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Primal Pumpkin Pie

Primal Pumpkin Pie

Primal Pumpkin Pie from Scratch!

Two years ago, we made our first pumpkin pie from a fresh pumpkin, and we were hooked. We repeated it last year—but maybe with too much cardamom!—and this year, we’re testing out a couple of minor variations. This is a primal pumpkin pie—we use cream in it. Other people use coconut milk: use what makes you happy, but make sure it’s the right amount.
For this recipe, you’ll need a few ingredients

Crust
1.5 cups of coconut flour
Two tbs of honey
Four tbs of coconut oil—add more if your dough is too dry
Dash of cinnamon

Pie filling

Two cups of pumpkin puree ½ cup of heavy crea
½ cup of honeyp1
Three eggs
½ tsp each cinnamon, ground cloves, ground nutmeg, and ground ginger
Pinch of cardamom. And by “pinch”, we mean 1/8 of a teaspoon or less
1/4 tsp of salt

Step 1: bake the pumpkin!
We bought a large pie pumpkin—probably about eight inches tall, with a diameter of six inches—for this pie. Even though we only need two cups of pumpkin puree, the flesh of the pumpkin varies, we have found. So, we went for a nicely sized gourd.
We baked our pumpkin by cleaning it and then baking it at 350 degrees until the flesh is soft. We started by washing it (because it’s going onto our nice cutting board) and then cutting off both ends. Then, we cut it vertically down the middle and clean out the seeds and strings. We kept the seeds this year—our chickens will love them.
We put the pumpkin halves in a 13×9” glass baking dish with about an inch of water and put it into the oven at 350 degrees. Our pumpkin cooked for two hours—for the last hour, we checked it every fifteen minutes to make sure it wasn’t burning. (Not so fun to clean!)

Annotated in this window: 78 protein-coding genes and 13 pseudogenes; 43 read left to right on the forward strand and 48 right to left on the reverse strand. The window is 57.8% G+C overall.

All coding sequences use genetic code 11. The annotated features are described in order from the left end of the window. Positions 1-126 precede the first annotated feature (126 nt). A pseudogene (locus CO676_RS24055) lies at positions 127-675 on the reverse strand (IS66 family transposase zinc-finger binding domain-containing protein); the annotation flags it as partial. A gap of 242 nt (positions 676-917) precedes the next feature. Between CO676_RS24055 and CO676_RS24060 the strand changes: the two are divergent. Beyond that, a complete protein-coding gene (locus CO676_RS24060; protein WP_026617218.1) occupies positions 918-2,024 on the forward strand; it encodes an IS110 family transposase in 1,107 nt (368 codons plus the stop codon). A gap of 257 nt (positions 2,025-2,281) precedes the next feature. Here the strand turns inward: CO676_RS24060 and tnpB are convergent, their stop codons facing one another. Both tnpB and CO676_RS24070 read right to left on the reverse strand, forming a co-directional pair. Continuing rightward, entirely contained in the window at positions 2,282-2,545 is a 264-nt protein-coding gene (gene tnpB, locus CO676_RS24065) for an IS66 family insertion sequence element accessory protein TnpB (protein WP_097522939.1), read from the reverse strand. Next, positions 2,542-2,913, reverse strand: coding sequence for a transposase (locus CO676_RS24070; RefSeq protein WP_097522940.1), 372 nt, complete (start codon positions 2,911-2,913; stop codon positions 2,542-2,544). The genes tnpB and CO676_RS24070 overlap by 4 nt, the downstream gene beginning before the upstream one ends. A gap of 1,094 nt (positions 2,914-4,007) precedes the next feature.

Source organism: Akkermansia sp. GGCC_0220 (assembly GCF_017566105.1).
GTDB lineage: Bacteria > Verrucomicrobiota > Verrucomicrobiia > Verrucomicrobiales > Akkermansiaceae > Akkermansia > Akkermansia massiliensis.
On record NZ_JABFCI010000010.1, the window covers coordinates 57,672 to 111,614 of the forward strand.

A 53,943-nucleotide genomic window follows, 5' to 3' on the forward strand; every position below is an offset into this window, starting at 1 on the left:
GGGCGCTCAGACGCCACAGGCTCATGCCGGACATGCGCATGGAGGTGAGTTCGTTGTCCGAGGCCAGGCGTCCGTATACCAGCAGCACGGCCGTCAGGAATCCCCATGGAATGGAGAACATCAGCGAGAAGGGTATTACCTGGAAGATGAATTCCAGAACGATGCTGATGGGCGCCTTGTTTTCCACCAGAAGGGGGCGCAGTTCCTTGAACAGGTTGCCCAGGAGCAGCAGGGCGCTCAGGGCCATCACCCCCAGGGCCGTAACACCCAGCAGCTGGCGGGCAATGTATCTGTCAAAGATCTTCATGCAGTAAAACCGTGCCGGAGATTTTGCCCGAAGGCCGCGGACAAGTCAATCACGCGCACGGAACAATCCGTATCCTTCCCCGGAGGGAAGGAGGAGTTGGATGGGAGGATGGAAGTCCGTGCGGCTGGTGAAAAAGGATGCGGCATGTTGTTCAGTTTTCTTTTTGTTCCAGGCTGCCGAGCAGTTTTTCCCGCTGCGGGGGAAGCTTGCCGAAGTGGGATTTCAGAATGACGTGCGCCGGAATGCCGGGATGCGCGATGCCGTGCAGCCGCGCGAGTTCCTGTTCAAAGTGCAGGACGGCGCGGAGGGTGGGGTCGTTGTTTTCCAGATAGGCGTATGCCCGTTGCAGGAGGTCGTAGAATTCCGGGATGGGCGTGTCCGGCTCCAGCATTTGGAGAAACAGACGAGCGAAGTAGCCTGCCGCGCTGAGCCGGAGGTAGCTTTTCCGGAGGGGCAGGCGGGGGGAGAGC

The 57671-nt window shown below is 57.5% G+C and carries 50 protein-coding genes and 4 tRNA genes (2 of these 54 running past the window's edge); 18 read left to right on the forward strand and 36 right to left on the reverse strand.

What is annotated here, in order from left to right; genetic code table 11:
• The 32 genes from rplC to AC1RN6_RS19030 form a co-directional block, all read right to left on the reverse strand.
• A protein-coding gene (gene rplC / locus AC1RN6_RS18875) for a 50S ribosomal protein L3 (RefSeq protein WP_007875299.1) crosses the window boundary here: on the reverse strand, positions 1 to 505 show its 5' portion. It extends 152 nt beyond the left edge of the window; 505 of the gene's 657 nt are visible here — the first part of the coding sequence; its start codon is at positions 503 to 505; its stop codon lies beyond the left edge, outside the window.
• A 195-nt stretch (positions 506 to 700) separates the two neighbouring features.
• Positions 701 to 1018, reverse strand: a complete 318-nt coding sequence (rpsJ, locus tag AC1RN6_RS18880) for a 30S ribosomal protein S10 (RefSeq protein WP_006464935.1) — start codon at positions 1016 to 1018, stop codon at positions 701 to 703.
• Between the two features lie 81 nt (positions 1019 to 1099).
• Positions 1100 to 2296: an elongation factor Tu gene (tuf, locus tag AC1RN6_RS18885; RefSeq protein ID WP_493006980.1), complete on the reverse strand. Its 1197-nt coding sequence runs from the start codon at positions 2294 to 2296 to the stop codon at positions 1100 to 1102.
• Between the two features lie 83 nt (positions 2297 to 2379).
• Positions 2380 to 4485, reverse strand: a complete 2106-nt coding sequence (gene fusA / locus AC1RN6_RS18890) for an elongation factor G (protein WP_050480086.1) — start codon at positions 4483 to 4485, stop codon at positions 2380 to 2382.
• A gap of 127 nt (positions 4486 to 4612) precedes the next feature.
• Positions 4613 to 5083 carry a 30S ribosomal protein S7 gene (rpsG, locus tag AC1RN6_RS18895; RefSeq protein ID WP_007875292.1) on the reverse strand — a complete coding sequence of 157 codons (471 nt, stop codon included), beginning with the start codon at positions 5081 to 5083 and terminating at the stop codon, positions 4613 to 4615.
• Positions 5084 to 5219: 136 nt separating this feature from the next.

We let the pumpkin rest for about an hour before pureeing it—eggs are one of the ingredients, and we didn’t want hot pumpkin to cook the eggs before they were blended properly.

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Step 2: make and bake the crust!
Who doesn’t like a nice pie crust? Coconut flour can be tricky when you’re baking—not only does it absorb almost all liquid and become spongy, but it burns easily, too. It also doesn’t adhere very well—which is where the honey comes in.
We mixed the ingredients in a bowl with our hands. We’ve also used the wire attachment for the Kitchen Aid—it’s more work than it’s worth. You want the mixture to be as crumbly as normal pie crust—if it keeps its shape or breaks into large chunks with you make a fist around it, it’s ready. We mixed it by hand for about five minutes. Don’t be afraid to add more coconut oil or coconut flour if the consistency isn’t right.
We pressed the mixture into the pie pan and then baked it at 350 for ten minutes—just long enough for the coconut oil to melt nicely. Then, we set it aside on the stove until our pie filling was ready.p3

Step 3: Cream the pumpkin!
We scooped the flesh of our pumpkin into a large measurinp4g cup and pressed out the air as we went along. Then, we put it into a large glass bowl and added the wet ingredients. We added them in order of convenience—since they’ll be well blended, the order doesn’t matter.
(Do you have a lot of pumpkin left over? We did! Good news: it’s perfect in pancakes and cheesecake. You probably shouldn’t let it go to waste…)
Now, for the easy part: pour the pumpkin puree into the pie crust.

Step 4: Bake the pie!
Bake it at 350 degrees for 45 minutes to an hour, or until a knife inserted into the middle comes out clean.
Then, cool it and refrigerate it. (We usually refrigerate ours after we’ve taken out couple of slices for quality control.)

Step 5: Eat it.

Step 6: Tell us what you think!
Please leave a comment on our video. We’re curious if you tried a variation that was particularly awesome.



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